Jack the Ripper Had a Lot of Issues: “Morbid: Jack the Ripper” Reviewed

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Morbid: A True Crime Podcast is a true crime podcast called Morbid. It is hosted by Alaina Urquhart, an autopsy technician and author with degrees in criminal justice, psychology, and biology; and her niece, Ash Kelley. The hosts handle True Crime cases in a casual, conversational, but well-researched way, balancing humor with respect for the victims. But they are more interested in fun than facts, as their delving into the paranormal and astrology demonstrates.

In 2022, Morbid did five episodes on Jack the Ripper, each roughly 90 minutes, and it was interesting to hear Urquhart’s opinions as trained crime expert. She floats a number of ideas based on her research:

  • The Ripper may have been more than one person.
  • Martha Tabram was not a Ripper victim.
  • Elizabeth Stride was probably not a Ripper victim.
  • The Ripper definitely had medical knowledge and surgical experience.
  • The police were rather hapless, except for Abberline.
  • The Ripper was not selling organs on the Black Market.
  • The “From Hell” letter was the only letter sent by the real killer, and George Lusk’s kidney was quite possibly Catherine Eddowes’s.
  • The killer was not motivated by sexual arousal.
  • Mary Jane Kelly’s murderer was familiar with the crime scene.
  • Walter Sickert definitely wrote hoax letters, but his identity as the killer is questionable.

These women made a lot of bad choices. Did they deserve anything they went through? No!

The hosts spend a good amount of time on the backgrounds of each of the canonical victims, working from The Hidden Lives of Jack the Ripper’s Victims by Robert Hume, and The Five: The Untold Lives of the Women Killed by Jack the Ripper by Hallie Rubenhold. Urquhart and Kelley have a lot of compassion for the victims, and never punch down with their humor.

They are critical of some of the victims’ life choices, spending some time criticizing Elizabeth Stride’s Princess Alice scam, for instance. But they are quick to blame poverty and a dearth of options for these choices, rather than any lack of character on the victims’ parts.

Obviously the [murderer’s] work was that of an expert.

I was particularly interested in Urquhart’s medical opinions. She is impressed by the speed and precision of the Ripper’s mutilations, comparing his quick work to the long hours she has spent on autopsies. She notes a “rapid autopsy” takes two hours, while the Ripper had 15 minutes on average to perform his mutilations. She also notes the killer avoided the navel when opening up the torso, the way a coroner would on an autopsy.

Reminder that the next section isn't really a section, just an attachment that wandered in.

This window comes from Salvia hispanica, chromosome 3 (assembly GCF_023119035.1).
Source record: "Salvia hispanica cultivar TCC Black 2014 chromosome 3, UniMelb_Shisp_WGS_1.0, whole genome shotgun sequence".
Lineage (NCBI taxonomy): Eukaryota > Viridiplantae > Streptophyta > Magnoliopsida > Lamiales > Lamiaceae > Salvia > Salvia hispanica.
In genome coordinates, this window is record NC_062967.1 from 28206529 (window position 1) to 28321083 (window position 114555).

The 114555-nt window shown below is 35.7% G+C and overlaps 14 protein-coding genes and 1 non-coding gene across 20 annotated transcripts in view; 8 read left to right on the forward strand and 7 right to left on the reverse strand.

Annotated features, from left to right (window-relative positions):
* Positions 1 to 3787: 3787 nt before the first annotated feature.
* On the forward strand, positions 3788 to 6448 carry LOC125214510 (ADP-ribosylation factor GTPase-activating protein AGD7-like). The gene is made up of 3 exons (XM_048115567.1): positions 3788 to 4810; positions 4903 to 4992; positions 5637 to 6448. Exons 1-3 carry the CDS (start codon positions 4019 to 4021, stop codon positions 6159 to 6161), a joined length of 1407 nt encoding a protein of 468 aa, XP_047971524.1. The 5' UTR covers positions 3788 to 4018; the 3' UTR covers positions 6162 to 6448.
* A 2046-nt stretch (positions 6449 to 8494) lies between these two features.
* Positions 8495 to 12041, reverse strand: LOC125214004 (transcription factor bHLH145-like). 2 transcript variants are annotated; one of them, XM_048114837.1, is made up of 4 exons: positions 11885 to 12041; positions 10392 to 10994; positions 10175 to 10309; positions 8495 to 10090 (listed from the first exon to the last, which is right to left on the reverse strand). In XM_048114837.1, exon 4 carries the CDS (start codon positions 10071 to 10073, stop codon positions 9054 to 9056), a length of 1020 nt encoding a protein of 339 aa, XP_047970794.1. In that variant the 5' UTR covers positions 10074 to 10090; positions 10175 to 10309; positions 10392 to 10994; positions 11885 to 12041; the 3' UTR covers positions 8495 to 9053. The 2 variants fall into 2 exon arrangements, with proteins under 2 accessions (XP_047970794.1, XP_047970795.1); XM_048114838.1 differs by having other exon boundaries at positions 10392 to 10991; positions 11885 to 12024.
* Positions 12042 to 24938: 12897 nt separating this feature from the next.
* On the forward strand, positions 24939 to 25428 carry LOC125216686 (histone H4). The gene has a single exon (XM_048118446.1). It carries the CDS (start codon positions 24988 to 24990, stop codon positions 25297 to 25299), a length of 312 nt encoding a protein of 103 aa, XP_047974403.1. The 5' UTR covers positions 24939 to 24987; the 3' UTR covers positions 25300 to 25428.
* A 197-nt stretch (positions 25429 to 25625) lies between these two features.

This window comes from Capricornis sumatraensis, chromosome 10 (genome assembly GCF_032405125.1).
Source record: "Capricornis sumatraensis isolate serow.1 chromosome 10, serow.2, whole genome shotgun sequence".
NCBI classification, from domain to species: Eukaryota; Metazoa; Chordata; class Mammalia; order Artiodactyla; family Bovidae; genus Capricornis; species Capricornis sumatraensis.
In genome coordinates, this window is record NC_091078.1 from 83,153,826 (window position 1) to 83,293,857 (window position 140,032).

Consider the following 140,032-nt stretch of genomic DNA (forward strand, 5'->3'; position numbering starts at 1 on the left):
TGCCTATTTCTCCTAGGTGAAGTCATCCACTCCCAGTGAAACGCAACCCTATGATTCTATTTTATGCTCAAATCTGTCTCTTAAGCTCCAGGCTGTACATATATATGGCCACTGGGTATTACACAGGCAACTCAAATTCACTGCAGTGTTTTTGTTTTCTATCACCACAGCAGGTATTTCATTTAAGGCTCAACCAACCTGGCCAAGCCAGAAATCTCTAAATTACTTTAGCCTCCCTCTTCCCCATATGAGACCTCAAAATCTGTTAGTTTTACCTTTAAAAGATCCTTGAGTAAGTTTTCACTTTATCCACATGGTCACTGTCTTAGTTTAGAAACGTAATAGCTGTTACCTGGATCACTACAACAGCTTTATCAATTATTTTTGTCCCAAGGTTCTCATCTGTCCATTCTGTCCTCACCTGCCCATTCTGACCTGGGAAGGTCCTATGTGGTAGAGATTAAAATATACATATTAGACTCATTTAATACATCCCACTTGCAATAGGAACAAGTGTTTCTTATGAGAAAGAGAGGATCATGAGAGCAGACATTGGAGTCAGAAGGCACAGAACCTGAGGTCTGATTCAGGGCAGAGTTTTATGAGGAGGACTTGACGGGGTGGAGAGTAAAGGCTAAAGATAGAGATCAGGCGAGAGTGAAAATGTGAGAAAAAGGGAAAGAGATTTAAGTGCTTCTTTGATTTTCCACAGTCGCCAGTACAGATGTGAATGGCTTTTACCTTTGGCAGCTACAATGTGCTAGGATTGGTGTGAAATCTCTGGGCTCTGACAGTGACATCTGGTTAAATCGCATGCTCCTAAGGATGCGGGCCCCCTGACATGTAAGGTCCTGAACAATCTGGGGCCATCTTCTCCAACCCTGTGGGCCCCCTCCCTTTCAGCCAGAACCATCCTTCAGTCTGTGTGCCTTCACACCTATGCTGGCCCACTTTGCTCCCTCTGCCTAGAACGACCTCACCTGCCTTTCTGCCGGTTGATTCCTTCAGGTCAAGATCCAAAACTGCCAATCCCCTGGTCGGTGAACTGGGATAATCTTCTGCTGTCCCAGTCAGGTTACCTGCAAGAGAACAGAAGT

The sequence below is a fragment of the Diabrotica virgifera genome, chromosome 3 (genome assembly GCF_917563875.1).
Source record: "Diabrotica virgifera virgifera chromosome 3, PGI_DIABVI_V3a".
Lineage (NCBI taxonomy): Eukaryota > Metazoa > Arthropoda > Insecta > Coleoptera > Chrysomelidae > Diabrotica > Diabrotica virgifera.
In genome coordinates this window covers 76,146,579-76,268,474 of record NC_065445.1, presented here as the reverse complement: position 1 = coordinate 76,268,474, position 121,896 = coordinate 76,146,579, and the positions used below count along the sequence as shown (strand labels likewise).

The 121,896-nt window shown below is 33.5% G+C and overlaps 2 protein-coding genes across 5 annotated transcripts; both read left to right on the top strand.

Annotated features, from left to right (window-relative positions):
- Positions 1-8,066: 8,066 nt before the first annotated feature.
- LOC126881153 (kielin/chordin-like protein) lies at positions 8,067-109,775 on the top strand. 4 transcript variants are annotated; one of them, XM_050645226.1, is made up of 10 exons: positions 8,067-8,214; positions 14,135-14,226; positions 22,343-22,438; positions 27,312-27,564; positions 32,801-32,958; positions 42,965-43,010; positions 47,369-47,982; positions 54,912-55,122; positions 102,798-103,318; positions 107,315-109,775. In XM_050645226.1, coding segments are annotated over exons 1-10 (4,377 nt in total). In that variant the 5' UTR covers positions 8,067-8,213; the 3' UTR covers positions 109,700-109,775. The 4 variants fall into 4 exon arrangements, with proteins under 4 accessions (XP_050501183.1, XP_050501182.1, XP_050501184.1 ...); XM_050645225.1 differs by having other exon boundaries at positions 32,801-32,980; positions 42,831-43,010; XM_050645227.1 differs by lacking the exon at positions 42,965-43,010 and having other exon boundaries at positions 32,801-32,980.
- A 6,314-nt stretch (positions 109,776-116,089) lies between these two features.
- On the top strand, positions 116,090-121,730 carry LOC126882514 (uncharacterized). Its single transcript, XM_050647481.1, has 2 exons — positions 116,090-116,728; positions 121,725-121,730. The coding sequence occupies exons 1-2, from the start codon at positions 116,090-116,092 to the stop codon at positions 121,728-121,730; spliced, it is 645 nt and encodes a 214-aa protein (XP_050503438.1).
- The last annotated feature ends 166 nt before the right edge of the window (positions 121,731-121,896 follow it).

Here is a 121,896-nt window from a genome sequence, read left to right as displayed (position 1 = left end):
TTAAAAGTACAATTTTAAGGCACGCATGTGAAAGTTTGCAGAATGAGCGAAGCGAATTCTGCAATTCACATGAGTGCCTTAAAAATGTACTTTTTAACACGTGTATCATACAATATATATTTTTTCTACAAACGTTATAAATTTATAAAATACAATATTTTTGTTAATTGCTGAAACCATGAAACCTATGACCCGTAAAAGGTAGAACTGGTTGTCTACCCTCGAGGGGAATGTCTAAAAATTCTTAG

She thinks the “From Hell” kidney might be Eddowes’s because of the length of the renal artery segment, that it’s consistent with the length of the artery left in Eddowes’s body (although she’s working from written reports, and obviously hasn’t seen the artery herself).

All the letters beside the “From Hell” letter are bullshit.

The kidney convinces Urquhart that the “From Hell” letter is real, combined with the letter’s tone. Other Ripper letters like the “Dear Boss” letter have a playful, mocking voice, which she finds inappropriate to the killer’s mindset. The “From Hell” letter is serious, and while slightly mocking, does not contain the name “Jack the Ripper,” which Urquhart does not believe originates from the killer.

As for the “Dear Boss” letter, its author seems surprised that blood coagulates, which Urquhart believes the killer would have definitely known. She is of the opinion that someone at the Central News Agency forged it.

A lot of these police officers got a lot of facts wrong.

They spend some time mocking Assistant Commissioner CID Robert Anderson and Commissioner of Police of the Metropolis Sir Charles Warren, and praising coroner Wynne Baxter and Chief Inspector Frederick Abberline.

Jack the Rippers name isn’t “Aaron,” it’s just not!

Urquhart wraps up with a list of possible suspects. Some she dismisses: suicide Montague John Druitt (“too thin,” no Whitechapel connection), swindler Michael Ostrog (not violent, not in area), Joseph Barnett (truly loved Mary Jane Kelly, cleared by Abberline), mentally ill murderer James Kelly, and mentally ill barber Aaron Kosminski.

Walker Sickert just happened to like dark shit.

Others she considers possibilities: “Borough Poisoner” Seweryn “George Chapman” Kłosowski (doctor, barber/surgeon’s assistant, domestic abuser—but serial poisoner, not slasher), and Walter Sickert (Ripper fanatic, letter forger, misogynist, crime aficionado; but not known to be violent).

This case is way more fascinating that I gave it credit for.

Urquhart aspires to become a Ripperologist (I think she already qualifies), and plans to announce her choice for most likely suspect at some point in the future. She had read about the case before, but working on the podcast has encouraged her to become a Ripper enthusiast.

I hope you guys enjoyed this. I hope you were horrified by it.

I enjoyed this podcast, despite an annoying amount of astrology comments. The hosts made it fun, without dismissing the seriousness of the crime or the horrible conditions the people of Whitechapel 1888 lived under. I think they kind of nailed the balance between enjoyment of a mystery and respect for the victims that we as Ripperologists need to aim for.

I look forward to their future Ripper content.

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